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Sentiments

Sentiments of Abolitionists (1832)

This piece on the positions held by abolitionists first appeared in the Hudson Observer & Telegraph and was reprinted to a national audience in William Lloyd Garrison’s newspaper, The Liberator, on December 1, 1832.

Garrison was a journalistic crusader who advocated the immediate emancipation of all slaves and gained a national reputation for being one of the most radical of American abolitionists. The Liberator denounced the Compromise of 1850, condemned the Kansas-Nebraska Act, damned the Dred Scott decision and hailed John Brown’s raid as “God’s method of dealing retribution upon the head of the tyrant.”

The slaveholders in the South demanded the end of the incendiary paper and the state of Georgia offered a $5,000 reward for Garrison’s capture. The Liberator was a mighty force from the beginning and became the most influential newspaper in the antebellum antislavery crusade.

After the end of the Civil War in December 1865, Garrison published his last issue of The Liberator, announcing “my vocation as an abolitionist is ended.”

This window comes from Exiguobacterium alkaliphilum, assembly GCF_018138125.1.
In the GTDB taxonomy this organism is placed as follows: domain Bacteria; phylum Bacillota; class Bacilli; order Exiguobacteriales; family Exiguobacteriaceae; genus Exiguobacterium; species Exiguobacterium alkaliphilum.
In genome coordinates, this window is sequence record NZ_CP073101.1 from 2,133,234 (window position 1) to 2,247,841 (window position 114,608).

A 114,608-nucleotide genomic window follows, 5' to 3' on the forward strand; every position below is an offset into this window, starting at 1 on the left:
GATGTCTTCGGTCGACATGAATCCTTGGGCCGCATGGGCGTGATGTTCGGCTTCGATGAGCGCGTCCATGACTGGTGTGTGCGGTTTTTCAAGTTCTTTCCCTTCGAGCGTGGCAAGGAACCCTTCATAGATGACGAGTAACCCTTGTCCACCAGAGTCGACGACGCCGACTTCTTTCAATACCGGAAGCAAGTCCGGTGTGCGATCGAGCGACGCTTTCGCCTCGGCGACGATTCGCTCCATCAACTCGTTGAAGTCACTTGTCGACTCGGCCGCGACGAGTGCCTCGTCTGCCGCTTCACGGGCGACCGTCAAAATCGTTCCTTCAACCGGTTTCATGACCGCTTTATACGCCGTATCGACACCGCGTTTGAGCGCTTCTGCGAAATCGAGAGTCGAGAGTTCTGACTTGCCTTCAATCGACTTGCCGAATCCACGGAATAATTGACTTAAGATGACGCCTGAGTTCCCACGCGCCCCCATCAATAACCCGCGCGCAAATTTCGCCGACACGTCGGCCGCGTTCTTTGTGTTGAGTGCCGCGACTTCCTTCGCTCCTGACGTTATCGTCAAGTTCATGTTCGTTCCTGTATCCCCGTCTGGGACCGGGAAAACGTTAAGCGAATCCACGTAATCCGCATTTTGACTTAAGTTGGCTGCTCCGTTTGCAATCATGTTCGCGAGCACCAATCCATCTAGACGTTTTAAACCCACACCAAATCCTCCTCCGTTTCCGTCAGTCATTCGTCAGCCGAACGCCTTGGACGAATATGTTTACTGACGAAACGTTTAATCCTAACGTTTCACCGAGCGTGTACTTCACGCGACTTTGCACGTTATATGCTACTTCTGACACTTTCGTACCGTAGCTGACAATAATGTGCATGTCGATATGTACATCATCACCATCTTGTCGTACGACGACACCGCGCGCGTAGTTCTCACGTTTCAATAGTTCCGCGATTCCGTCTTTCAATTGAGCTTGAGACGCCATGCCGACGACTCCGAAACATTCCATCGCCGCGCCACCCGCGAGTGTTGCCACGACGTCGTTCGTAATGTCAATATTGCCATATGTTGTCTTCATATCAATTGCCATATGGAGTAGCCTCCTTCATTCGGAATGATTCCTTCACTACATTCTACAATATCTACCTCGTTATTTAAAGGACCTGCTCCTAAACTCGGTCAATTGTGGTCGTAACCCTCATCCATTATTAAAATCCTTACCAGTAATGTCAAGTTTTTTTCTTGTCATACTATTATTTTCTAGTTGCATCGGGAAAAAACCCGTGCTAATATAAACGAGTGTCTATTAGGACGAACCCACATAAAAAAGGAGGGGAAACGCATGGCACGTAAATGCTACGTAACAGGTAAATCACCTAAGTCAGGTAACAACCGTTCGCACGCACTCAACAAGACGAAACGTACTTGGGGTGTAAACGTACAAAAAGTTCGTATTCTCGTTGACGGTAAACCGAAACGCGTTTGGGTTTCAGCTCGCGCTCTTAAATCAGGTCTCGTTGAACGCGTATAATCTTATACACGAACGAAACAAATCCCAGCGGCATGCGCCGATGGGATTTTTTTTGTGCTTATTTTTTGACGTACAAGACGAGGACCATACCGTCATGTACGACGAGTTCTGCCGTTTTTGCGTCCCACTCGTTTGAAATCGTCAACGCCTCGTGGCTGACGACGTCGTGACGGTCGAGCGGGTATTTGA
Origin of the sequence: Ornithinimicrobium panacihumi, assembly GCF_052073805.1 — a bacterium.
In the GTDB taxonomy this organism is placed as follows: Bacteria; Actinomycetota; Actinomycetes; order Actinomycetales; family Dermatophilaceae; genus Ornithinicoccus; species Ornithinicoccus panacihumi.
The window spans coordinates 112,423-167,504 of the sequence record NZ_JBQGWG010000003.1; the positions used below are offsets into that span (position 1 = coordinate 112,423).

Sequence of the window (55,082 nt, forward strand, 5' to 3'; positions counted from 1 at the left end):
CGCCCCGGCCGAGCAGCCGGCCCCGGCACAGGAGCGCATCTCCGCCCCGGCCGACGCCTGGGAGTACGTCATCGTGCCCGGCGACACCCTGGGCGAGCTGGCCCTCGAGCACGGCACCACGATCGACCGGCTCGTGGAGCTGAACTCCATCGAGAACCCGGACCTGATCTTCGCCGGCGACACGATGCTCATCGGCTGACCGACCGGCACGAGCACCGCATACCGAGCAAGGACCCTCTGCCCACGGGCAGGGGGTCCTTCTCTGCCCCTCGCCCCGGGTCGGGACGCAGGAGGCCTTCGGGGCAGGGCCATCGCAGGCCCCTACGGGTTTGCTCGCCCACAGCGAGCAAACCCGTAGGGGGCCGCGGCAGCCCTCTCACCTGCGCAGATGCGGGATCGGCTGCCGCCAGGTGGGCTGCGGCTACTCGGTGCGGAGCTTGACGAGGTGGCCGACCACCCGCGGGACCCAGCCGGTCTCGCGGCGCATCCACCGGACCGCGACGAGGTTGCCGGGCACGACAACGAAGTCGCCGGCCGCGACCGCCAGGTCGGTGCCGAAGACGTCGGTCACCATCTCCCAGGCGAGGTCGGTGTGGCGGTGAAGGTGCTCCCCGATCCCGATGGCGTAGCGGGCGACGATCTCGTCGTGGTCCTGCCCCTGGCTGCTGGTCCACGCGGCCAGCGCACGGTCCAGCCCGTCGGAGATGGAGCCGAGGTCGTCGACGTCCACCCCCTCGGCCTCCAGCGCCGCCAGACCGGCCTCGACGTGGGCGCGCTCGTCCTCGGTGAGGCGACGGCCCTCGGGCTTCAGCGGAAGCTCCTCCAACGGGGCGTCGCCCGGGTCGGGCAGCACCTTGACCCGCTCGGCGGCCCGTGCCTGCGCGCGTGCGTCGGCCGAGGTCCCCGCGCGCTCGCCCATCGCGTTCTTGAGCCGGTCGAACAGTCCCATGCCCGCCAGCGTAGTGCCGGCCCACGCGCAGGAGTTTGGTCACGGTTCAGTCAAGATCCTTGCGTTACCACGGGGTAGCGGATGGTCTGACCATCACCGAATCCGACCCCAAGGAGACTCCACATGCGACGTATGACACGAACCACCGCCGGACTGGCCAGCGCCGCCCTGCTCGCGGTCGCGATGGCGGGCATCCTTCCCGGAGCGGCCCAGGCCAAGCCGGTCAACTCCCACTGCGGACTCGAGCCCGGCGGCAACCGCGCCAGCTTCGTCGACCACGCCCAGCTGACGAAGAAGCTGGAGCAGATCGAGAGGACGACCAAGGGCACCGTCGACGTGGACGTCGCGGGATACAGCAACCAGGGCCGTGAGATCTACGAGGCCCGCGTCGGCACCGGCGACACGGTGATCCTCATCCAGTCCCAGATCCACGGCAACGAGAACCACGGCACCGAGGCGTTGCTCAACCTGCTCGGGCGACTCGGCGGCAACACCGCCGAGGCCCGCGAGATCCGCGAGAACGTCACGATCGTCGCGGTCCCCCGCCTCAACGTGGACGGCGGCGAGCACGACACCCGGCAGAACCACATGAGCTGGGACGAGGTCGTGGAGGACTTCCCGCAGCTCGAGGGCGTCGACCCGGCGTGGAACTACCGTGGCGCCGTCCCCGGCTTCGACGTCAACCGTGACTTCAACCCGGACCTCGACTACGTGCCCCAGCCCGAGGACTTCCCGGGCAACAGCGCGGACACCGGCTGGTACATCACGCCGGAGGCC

Sentiments of Abolitionists

Abolitionism utters none of that foolishness which its opponents put in its mouth. It does not talk about ‘turning loose,’ ‘intermarrying,’ and all that sort of stuff. It is no such thing that the slaves ask. If they were fond of whitening, they have enough of it now, in all conscience. (more…)


When slave ships reached the Americas, the slaves were off-loaded and sold in slave markets, like the one pictured here in Atlanta (1860s).

The Slave-Market (1830-1860)

This is an excerpt Chapter IX of THE AMERICAN NATION: A HISTORY VOLUME 16; SLAVERY AND ABOLITION 1831–1841, one of the titles in our newest Civil War Collection – Part VII: Abraham Lincoln Library Abolitionist Books.

Part VII of our Civil War collection, Abraham Lincoln Library Abolitionist Books: Compiled by the Abraham Lincoln Memorial Library in Springfield, Illinois this unique collection brings together a disparate group of abolitionist era reference materials.

CHAPTER IX: THE SLAVE-MARKET (1830–1860)